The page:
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Blue Mountain beaches a treasure trove for metal detector

Local hobbyist spends time combing beaches finding fun items like jewelry and money, as well as preventing accidents by removing trash that could cause injury

From valuable jewelry to children’s toys and car keys, Kirk Gray has seen it all on beaches in the Town of Blue Mountains and beyond.

However some more hazardous items he has found in his travels make him pause with concern.

Gray is a hobbyist that specializes in metal detecting. Since his retirement, he and his wife spend about half of their time at their home in the Town of the Blue Mountains, and he spends much of that time combing local beaches with his metal detector, collecting trash and treasures.

“I’m a scuba diver, so my initial interest was to be able to incorporate scuba diving with metal detecting,” said Gray. “I go out in the mornings on the beach and I get to chat with people.”

Gray has had an interest in metal detecting for more than 10 years. He says he finds it to be a social habit where he chats with people along his routes and is sometimes able to reunite them with their items.

Over the years, Gray has found nails, screws, tent pegs, jewelry, toys and bottle caps.

During a typical beach haul, he estimates he’ll find between $3 and $4 in coins.

“Kids will take their toys and bury them,” he said. “I always look for kids on the beach to give them toys back.”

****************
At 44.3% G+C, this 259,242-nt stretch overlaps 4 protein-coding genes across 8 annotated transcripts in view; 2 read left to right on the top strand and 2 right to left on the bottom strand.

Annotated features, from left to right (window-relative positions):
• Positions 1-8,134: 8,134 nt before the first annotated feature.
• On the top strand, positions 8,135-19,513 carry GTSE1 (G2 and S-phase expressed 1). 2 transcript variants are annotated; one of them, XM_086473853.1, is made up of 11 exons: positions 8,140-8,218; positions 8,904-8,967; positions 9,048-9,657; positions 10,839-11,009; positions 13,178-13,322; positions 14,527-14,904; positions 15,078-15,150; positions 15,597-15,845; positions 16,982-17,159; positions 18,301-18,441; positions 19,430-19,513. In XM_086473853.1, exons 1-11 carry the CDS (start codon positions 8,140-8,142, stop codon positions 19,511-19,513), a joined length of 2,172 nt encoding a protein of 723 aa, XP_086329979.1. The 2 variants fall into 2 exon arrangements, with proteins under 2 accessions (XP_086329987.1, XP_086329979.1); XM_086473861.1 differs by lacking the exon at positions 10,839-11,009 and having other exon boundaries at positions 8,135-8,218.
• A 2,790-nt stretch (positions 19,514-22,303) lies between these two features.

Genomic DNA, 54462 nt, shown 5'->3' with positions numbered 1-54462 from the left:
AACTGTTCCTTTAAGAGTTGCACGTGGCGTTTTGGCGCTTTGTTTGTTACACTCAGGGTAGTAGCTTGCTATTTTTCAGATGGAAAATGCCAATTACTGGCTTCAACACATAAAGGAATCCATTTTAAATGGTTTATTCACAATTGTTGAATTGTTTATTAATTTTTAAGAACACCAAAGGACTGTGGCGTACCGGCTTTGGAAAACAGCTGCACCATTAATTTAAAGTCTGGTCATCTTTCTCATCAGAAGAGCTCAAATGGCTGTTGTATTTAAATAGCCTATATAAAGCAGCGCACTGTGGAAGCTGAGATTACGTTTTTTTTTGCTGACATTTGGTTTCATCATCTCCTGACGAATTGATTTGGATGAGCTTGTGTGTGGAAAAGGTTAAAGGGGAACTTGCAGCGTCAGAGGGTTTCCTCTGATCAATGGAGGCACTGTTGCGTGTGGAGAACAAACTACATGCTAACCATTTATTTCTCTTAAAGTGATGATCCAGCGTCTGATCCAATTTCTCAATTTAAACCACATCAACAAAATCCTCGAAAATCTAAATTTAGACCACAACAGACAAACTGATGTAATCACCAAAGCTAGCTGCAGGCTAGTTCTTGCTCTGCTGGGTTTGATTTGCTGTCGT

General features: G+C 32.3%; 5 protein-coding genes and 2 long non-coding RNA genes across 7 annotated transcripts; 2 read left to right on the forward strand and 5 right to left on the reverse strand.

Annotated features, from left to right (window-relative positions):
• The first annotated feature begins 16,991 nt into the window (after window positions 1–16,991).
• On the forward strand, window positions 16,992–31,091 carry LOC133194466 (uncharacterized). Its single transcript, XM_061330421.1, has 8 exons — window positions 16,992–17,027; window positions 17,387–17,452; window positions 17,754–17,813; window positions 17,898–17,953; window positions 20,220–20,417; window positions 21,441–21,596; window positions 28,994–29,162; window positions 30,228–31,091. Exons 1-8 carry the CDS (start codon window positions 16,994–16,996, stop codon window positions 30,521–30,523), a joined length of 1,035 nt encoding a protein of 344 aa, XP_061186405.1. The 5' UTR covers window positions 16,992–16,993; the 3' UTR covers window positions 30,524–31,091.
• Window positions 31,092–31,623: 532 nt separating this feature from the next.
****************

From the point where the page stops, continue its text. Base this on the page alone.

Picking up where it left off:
Car keys are a common find as well.

He recalls an instance while metal detecting down south where he found a platinum diamond ring.

“It was probably worth $3,000. I never found an owner. I brought it to the hotel (nearby)... and asked if they’d had any reports, and no,” he said. “No one ever contacted me.”

Gray says there is also a protective component to metal detecting, where he works to keep the beaches safer by removing items from the sand such as nails and tent pegs, which he says are regularly left behind by beach goers.

He worries that some of the items he has found in his travels could cause injuries, which helps keep him motivated to continue.

“If anything, I'd like to point out the amount of sheer garbage I find on beaches with the hopes that people using the beach would be more careful with the trash they leave, especially things like tent pegs that can hurt children,” said Gray.

Gray says he’d love to be able to reunite some of the items he finds with their owners, or assist people who may have lost items on local beaches in finding their property. He also has the appropriate equipment to also search in the surrounding water.

If you’ve lost something on a local beach and would like assistance with trying to locate your items, Gray can be reached via email at

Jessica Owen

About the Author: Jessica Owen

Jessica Owen brings 12 years of experience to her role as regional reporter for Village Media, primarily covering County of Simcoe matters, education and features.
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